U.S. and Chinese flags fly along Pennsylvania Avenue outside the White House in 2011. (Kevin Lamarque/Reuters)
What began as an ambitious, multipronged legislative overhaul to jump-start America’s ability to compete with the Chinese regime is ending as a largely toothless messaging bill. The Senate just passed a 1,400-page $200 billion disappointment. The legislation was supposed to demonstrate Congress’s intent to confront Chinese Communist Party malfeasance and to modernize U.S. development of critical technologies, but the U.S. Innovation and Competition Act will do little of what it set out to accomplish.
Yesterday’s vote was preceded by months of negotiations and a lengthy discussion that invited lawmakers on both sides of the aisle to submit amendments. Four separate bills merged last month to create the final USICA package, the cornerstones of which were called the Endless Frontier Act and the Strategic Competition Act.
Initially, the former granted $100 billion to the National Science Foundation (NSF) to conduct research on critical technologies, such as artificial intelligence and quantum computing, while the latter included a number of measures to equip the executive branch with more tools for drawn-out geopolitical competition with Beijing. It was encouraging sign that members of both parties could coalesce around the goal of confronting the Chinese party-state, and funding basic research is, in theory, a worthy role for the federal government.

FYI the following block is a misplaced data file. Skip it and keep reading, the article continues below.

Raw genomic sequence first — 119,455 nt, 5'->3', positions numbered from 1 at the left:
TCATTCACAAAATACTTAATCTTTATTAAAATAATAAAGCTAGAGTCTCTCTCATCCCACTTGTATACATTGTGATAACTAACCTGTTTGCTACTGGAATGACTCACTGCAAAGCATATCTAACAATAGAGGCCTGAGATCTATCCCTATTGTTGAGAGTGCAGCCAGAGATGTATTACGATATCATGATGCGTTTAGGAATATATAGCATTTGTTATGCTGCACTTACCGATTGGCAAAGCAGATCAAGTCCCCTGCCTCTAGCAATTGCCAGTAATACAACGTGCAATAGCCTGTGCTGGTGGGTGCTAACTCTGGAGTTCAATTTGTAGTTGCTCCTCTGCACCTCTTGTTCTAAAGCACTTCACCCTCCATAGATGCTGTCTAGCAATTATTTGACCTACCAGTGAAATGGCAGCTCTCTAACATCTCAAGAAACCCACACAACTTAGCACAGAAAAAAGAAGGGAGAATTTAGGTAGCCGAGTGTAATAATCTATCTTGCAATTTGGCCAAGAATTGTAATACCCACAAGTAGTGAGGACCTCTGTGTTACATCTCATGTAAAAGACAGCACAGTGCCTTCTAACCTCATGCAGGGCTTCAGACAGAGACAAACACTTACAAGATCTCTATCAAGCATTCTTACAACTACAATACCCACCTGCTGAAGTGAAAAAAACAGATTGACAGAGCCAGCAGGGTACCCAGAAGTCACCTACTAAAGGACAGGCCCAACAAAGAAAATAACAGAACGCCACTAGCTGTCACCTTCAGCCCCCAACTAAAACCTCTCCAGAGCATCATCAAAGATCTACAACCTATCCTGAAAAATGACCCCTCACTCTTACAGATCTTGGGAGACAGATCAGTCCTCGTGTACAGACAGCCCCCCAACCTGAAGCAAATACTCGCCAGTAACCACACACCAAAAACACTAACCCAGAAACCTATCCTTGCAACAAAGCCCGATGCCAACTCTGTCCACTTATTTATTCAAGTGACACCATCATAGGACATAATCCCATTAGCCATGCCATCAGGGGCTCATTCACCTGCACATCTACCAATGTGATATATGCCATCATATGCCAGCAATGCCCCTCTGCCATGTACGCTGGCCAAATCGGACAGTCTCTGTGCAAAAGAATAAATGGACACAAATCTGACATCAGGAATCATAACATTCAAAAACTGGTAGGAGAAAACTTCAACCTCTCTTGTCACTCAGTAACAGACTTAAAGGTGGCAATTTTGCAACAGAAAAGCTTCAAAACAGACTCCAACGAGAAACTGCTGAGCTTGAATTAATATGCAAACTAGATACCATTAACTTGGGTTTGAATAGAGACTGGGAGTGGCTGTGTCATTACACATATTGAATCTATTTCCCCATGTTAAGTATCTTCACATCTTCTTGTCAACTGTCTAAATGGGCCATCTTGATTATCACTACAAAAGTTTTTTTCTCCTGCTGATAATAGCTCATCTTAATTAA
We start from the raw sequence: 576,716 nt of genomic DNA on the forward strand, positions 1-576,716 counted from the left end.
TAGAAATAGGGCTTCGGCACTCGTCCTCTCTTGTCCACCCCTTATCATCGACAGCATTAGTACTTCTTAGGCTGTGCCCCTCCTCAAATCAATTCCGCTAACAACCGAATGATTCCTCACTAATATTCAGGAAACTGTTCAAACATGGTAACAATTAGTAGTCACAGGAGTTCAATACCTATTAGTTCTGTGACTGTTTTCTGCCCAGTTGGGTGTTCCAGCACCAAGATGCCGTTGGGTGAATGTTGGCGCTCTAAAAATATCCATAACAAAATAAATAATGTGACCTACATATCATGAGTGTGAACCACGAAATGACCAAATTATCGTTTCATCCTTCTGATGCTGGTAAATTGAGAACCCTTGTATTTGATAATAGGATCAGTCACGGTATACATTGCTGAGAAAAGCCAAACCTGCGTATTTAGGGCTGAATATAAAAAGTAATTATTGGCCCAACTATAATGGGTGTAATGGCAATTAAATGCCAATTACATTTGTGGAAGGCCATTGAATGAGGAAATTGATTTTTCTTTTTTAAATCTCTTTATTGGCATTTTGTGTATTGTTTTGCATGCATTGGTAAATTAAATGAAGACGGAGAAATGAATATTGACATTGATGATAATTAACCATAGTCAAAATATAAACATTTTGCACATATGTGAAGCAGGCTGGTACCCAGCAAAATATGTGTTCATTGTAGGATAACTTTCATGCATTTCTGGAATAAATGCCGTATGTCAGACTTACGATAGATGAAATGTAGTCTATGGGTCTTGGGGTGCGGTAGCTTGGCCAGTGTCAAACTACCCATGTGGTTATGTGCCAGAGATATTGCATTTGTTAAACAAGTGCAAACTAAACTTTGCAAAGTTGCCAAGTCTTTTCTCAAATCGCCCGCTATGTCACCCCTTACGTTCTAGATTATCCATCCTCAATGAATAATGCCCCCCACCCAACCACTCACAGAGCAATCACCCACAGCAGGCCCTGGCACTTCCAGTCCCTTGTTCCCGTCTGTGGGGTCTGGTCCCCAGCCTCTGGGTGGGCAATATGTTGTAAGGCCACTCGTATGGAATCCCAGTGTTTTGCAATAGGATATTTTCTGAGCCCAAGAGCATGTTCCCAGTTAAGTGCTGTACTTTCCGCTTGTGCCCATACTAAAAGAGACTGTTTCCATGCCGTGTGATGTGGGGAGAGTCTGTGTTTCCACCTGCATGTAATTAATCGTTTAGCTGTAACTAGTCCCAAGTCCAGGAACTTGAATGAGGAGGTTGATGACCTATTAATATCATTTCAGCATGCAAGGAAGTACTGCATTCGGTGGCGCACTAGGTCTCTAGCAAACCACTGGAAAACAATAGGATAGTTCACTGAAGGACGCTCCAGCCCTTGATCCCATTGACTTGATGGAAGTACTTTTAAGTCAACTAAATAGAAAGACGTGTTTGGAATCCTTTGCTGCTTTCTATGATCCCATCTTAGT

But the devil is always in the details, especially in such a sprawling, cobbled-together bill. Conservatives complained that Endless Frontier disbursed too much money to the NSF, which has little experience with the technologies in question and even less of an ability to prevent the Party’s theft of intellectual property developed with the help of NSF grants. As a result of the concern, the funding was pared down a significant amount — to $81 billion. Still, the security problem persisted: With Beijing engaged in an aggressive military-civil fusion program designed to leverage intellectual-property theft for its military buildup, funding a significant R&D push without adequate safeguards is foolish and risky.
Meanwhile, the Strategic Competition Act portion of the since-consolidated bill includes some concrete measures to
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